Galesburg Register-Mail from Galesburg, Illinois on April 20, 1973 · Page 7
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Galesburg Register-Mail from Galesburg, Illinois · Page 7

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Galesburg, Illinois
Issue Date:
Friday, April 20, 1973
Page:
Page 7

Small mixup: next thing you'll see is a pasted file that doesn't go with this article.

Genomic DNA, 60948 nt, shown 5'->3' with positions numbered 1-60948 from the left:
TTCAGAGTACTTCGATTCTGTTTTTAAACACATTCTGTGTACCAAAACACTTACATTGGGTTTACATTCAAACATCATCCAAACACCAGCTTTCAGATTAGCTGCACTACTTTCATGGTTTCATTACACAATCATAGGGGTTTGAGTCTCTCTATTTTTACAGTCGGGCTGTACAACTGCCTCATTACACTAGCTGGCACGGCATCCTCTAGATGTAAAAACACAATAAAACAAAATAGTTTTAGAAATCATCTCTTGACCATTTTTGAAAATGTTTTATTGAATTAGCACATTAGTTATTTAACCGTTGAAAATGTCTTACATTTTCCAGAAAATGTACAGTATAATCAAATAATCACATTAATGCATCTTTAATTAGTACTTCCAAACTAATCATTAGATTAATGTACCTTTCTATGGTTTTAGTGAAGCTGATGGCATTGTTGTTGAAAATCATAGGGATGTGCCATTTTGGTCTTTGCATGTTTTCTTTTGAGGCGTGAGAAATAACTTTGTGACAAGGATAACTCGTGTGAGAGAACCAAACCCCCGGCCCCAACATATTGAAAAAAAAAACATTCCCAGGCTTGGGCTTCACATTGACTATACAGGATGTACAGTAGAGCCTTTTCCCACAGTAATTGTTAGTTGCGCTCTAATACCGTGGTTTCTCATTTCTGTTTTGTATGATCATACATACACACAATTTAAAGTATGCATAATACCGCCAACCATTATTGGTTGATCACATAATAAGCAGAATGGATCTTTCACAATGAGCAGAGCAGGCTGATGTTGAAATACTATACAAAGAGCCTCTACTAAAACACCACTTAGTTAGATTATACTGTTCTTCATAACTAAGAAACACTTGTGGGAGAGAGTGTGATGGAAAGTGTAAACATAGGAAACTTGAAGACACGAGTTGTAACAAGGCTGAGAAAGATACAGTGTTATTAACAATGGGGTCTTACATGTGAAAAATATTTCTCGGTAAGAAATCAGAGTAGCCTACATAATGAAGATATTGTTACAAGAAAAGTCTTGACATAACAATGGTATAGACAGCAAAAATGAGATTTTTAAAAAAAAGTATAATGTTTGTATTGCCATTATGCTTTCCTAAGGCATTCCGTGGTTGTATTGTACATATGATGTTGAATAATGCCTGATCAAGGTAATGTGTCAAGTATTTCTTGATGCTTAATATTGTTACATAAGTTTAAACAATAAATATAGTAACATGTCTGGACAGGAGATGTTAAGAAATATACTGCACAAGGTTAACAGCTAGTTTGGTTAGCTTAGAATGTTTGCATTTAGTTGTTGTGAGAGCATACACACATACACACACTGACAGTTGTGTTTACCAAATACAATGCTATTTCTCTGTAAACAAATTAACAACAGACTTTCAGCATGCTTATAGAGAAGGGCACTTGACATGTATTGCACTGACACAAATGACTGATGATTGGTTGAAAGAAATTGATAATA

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Pomn Candy? / Senator Murdered St. LOWS, Mo. (t)Pl)-the personal secretary of former U.S. Sen. Edward V. Long has told authorities the' senator thought he was poisoned the night he died, the St. Louis 01obe*Deinocrat said today. At the time of Long's death, it was assumed he had died of natural causes. Me died Nov. 6, 1972, at his estate at Clarks- Edward V. Long ville, Mo. at the age of 64. No ... was he poisoned? autopsy was performed. '' '''' • :Sl iitiiiiiijip 'if ill i» I' , III' DON OLASSER Foaturing LOIS COSTELLO HUB iSiirr Sun. April 29 Hrs.; S to 1:30 Champsgne & Hors iToenvres at 7 $5.50 por porton — Call 249-2401 for Rotorvaliont SATURDAY, APRO. 21 - * Ray Hanlon and Drox Evorty Trio EASTER SUNDAY FOR OUR CUSTOMERS CONVENIENCE WE WILL SERVE FROM TWO SMORGASBORDS One Upitoirs -- One Downstoirs Also Menu Service Available Open 11 AM. till 6 P.M. Reservotions Not Necessory Waunee Farm Restaurant KEWANEE, ILL. Come To DRIFTWOOD SUPPER CLUB For EASTER DINNER SERVING SMORGASBORD From 12 Noon, Till 5 PM Horn-Roast Beef - Chicken With All The Trimmings Adiihs $3.50 Children $2.00 Also Serving From the Menu Open to the Public — Reservations - 465-3182 DRIFTWOOD SUPPER CLUB LITTLE SWAN LAKE - AVON, ILL. SAT. NIGHT FEATURING f RANKIE GEM Meling HAPPY asTER FROM 's Restauriint 1129 NORTH MAIN Junction Highway 67 & 34 MONMOUTH, ILL. Phone 734-7965 Serving On Easter Sunday Smorgasbord Dinner 11 A.M.-3:00 P.M. Coffee Shop Open 6:30 a.m.-3 p.ni. Seafood Buffet FRIDAY FROM 5:30 to 8:30 CHOOSE FROM: Fifh Potties Scollops Perch ^_ COFFEE Gruper TEA Shrimp MILK PLUS Choica of Your Favorite Cocktail or Wina Entartainmant Nightly in The Sirlen Room THE FRANK * FRANK TRIO (Tuas. ThrM Fri.) 1487 N. HfNPERSON ST. "Miss Helen Diffilop, wtte- XAty «t)d longotifiie eofflpanidn to Long, has told atttnoritles that minutes before his deith, Long told her he thought he had received a fatal dose of poison in a box of candy," the newspaper said. Presents Pasde The story said investigators were puzzled why Miss Dunlop waited nearly four months to tell of the suspected poisoning. The Globe said Miss Dunlop refused to comment Thursday on the case. However, she did say she had volunteered to take a lie detector test relating to the events surrounding Long's death. J. 0. Mudd, Pike County coroner for some 25 yearsi signed the death certificate stathig the cause of death was a stroke or "a cerebral vascular accident." Mudd, who is not a physician, said the death "had all the appearances of a stroke." Mudd said if Miss Dunlop had told him of the. senator's suspicions at the time, he would have insisted an autopsy be performed, the newspape;* said. Official Probe The Globe said Miss Dunlop contacted a law enforcement official and an inquiry into the death began April 10 with the Missouri Highway Patrol assigning a member of its investigative unit to the case. "The bizarre new twist in the Long case has caused investigators to take another look at the break-in at the Long home two days after his death," the Globe - Democrat said. The break-in was thought to be a burglary, although only a few goblets were missing and a great amount of more valuable property was untouched. "Authorities now are considering the possibility that the break-in was jiovrecover the box of candy so it could not jbe submitted to laboratory testii," the story, said. "The candy vfas not found by authorities at Long's estate." * f Loan thuek Hawkli sum Glflllan^lHlliymw to make yoiir1IM|j |ynore taluabta more fun to live inrl|||eare men youMMilRllJl^lk to about things — warm, frlMllli^uys. They havelft|yfPlus Per estample. New bJ8lib |?)iiy #;a^ kid oh7ni|||£it t Ne^ballirmMtoiAyy about o^^^ ctolwASMMiiilfre you need it mmm Nei^ kitchen? Ti Beat fire inauri What you save you spend 1 Jsl Mm Air Stop in and tal ideas now. reii, k and Stan fouknowl Improvement iiliiiliiiliWi iiiiiil^liiiill ^iii^ii Triggerman^s 'Confession^ CHICAGO (UPI) - A former state's attorney testified Thursday at the murder trial of three men charged with the slaying of wealthy horsebreeder George Jayne that one of the defendants, Julius Barnes, had given him a confession. Matthew Walsh, a former state's attorney, riead from the confession he said Barnes gave him at the Illinois Bureau of Investigation office in Chicago on May 22, 1971. Barnes, Joseph LaPiaca and Jayne's brother, Silas, also a wealthy horseman, are charged in the slaying. Barnes is the accused triggerman in the slay-|-| ing. Barnes at first denied any knowledge of the slaying, Walsh testified, but the defendant later said, "Yes, I will tell you the truth." Walsh said Barnes then admitted having shot George Jayne. The written confession Walsh attributed to Barnes agreed with details of events surrounding the murder as provided by the prosecution's star witness, Melvin Adaniis, an original defendant in the case who was granted immunity from prosecution in return for his testimony. Barnes' statement said he first saw George Jayne at the victim's home in suburban Inverness wiiile Jayne was cooking on an outdoor grill. "It was about dusk when we got there. He (Adams) drove me out there in his red and white car. We drove around the house a couple of times, got out of the car on the dark side of the house," the statement said. "I saw him (Jayne) with four others. I had the .30^ rifle. I saw him down in the basement playing cards," the statement continued. "I couldn't get a clear shot," it said. "He started dealing aj card, leaned over the table. . . that's when I shot at him m I jfront. I shot and ran. I heard ihim. I guess It was Ids wife, [hollering." mmm iii llipilpliil ililB^Biii •ipBililiiliiiiililii^^ ill m^M